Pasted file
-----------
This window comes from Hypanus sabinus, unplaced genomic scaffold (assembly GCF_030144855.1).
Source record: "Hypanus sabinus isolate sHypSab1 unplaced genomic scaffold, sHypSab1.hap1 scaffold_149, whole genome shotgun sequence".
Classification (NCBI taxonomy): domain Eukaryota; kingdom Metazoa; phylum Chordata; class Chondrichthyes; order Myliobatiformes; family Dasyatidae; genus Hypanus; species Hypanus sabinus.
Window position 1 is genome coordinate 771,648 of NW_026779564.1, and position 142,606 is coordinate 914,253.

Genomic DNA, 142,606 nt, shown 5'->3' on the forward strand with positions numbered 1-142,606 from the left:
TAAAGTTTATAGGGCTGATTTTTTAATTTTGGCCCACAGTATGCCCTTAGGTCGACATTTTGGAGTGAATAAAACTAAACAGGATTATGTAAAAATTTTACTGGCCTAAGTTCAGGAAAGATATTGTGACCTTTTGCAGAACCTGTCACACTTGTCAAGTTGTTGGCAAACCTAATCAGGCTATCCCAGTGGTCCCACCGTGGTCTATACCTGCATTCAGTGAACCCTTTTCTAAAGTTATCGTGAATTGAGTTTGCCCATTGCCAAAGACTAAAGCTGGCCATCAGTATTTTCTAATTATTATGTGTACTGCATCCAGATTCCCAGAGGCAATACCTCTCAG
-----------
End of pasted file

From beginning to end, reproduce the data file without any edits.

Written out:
This window comes from Hypanus sabinus, unplaced genomic scaffold (assembly GCF_030144855.1).
Source record: "Hypanus sabinus isolate sHypSab1 unplaced genomic scaffold, sHypSab1.hap1 scaffold_149, whole genome shotgun sequence".
Classification (NCBI taxonomy): domain Eukaryota; kingdom Metazoa; phylum Chordata; class Chondrichthyes; order Myliobatiformes; family Dasyatidae; genus Hypanus; species Hypanus sabinus.
Window position 1 is genome coordinate 771,648 of NW_026779564.1, and position 142,606 is coordinate 914,253.

Genomic DNA, 142,606 nt, shown 5'->3' on the forward strand with positions numbered 1-142,606 from the left:
TAAAGTTTATAGGGCTGATTTTTTAATTTTGGCCCACAGTATGCCCTTAGGTCGACATTTTGGAGTGAATAAAACTAAACAGGATTATGTAAAAATTTTACTGGCCTAAGTTCAGGAAAGATATTGTGACCTTTTGCAGAACCTGTCACACTTGTCAAGTTGTTGGCAAACCTAATCAGGCTATCCCAGTGGTCCCACCGTGGTCTATACCTGCATTCAGTGAACCCTTTTCTAAAGTTATCGTGAATTGAGTTTGCCCATTGCCAAAGACTAAAGCTGGCCATCAGTATTTTCTAATTATTATGTGTACTGCATCCAGATTCCCAGAGGCAATACCTCTCAG